73 years old man diagnosed with Parkinson’s Disease (PD), x 7 years. Recent onset of macular degeneration.
Two mobility aids: 1) Rollator with slow-down brakes and 2) standard frame walker with 4 fixed wheels. A single mobility aid isn’t sufficient to meet the patient’s needs for safe support.
Inside his home, the patient uses both walking aids to continue living independently. The patient began using the rollator throughout most of the home but at night a walking frame with more stability than the rollator is required for night time toileting. At night he is at an increased risk for falls due to grogginess and decreased vision. Various accessories were trialed on a standard frame walker including combinations of fixed and swivel wheels of different sizes, autostop brakes, and plastic skis.
He concluded he felt most secure with four 3” fixed wheels. The widest base of support was maintained by placing the wheels on the outside of the frame rather than the inside for maximum stability. This configuration of walker was still able to pass through the bathroom door. Slow-down brakes were added to his rollator to increase his control on the ramp, in the driveway and at the community centre where his classes are held.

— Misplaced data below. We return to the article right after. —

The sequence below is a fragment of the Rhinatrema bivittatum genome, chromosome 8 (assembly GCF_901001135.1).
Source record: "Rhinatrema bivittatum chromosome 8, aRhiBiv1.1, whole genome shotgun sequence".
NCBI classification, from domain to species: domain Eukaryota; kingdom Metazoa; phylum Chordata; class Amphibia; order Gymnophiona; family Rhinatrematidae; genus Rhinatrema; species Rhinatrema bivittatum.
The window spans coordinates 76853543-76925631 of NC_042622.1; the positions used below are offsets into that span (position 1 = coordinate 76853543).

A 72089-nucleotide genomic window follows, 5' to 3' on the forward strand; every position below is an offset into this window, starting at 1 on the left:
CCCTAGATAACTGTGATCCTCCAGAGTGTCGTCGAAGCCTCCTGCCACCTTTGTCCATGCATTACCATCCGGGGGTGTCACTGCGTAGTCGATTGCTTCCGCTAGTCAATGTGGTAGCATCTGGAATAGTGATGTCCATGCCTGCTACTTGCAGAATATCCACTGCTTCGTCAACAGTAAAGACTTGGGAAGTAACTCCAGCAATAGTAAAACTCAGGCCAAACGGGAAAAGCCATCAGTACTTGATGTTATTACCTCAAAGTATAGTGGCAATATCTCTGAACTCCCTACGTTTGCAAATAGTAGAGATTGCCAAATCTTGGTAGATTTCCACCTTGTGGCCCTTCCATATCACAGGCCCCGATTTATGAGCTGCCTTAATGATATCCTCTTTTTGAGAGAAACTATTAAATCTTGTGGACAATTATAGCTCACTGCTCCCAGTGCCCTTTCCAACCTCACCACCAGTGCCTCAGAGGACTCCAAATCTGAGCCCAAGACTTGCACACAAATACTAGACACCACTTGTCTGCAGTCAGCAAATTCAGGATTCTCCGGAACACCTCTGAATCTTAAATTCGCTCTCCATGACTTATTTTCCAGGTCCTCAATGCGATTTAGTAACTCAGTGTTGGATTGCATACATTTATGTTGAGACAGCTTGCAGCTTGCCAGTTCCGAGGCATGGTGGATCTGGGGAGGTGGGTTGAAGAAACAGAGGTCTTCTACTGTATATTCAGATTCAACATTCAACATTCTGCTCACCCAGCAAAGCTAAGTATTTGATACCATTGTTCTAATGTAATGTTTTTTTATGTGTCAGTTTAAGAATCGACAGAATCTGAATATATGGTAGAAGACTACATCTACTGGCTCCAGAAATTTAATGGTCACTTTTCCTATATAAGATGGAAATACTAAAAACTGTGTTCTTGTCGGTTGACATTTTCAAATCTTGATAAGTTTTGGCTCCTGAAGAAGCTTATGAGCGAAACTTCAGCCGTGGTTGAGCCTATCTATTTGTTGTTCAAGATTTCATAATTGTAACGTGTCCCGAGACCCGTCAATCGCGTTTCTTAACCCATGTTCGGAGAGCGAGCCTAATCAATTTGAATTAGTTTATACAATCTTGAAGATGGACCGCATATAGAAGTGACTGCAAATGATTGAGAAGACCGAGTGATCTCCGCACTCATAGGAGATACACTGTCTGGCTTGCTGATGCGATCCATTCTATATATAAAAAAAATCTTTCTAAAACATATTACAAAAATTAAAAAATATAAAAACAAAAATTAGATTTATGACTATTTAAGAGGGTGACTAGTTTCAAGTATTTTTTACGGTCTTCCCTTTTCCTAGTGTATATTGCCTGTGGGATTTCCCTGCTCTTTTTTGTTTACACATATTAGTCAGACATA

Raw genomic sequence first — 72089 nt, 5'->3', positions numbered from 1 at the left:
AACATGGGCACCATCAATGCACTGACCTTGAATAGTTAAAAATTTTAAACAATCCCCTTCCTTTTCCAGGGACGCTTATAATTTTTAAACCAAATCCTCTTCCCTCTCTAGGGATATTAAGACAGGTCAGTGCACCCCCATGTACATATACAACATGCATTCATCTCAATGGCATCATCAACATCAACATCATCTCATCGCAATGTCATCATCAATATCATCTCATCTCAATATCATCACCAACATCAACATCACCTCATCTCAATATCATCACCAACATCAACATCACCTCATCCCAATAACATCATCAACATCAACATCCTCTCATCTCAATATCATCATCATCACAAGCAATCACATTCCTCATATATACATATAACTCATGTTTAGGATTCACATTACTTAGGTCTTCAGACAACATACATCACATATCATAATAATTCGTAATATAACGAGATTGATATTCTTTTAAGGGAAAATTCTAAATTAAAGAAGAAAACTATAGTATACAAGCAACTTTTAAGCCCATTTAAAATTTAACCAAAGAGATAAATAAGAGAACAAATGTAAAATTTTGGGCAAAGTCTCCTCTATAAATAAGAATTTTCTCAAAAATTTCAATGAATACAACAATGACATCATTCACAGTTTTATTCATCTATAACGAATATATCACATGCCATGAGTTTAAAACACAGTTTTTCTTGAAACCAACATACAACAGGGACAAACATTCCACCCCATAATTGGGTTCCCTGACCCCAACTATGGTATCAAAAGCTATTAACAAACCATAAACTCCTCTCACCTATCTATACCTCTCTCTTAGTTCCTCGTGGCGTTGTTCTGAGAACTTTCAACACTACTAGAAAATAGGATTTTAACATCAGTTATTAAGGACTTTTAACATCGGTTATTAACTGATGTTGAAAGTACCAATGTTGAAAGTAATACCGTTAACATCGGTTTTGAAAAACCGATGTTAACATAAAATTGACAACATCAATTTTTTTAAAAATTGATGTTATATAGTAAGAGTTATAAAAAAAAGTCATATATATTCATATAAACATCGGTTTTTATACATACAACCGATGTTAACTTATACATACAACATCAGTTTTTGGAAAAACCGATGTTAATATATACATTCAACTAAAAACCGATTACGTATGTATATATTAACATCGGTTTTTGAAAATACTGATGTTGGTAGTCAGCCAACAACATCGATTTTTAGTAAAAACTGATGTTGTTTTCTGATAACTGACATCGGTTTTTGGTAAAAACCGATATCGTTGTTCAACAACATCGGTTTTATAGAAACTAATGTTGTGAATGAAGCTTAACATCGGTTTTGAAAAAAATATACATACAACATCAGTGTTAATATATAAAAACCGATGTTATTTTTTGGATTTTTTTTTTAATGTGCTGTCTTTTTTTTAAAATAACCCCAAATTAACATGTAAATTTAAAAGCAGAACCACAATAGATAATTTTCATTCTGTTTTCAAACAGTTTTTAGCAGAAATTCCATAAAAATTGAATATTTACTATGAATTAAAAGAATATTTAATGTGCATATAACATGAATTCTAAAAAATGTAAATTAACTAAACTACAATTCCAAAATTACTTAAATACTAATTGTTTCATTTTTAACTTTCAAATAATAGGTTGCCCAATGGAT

You’ll need to consider much more than physical ability.
What about the environment and social supports?
And if so, how do you find a therapist?
We have a number of associations you may contact.
You have options and we have recommendations.
There is also financial assistance available to you.
From basic activities to common mistakes, here’s a guide to help you use your non-wheeled walker or wheeled walker safely and effectively.
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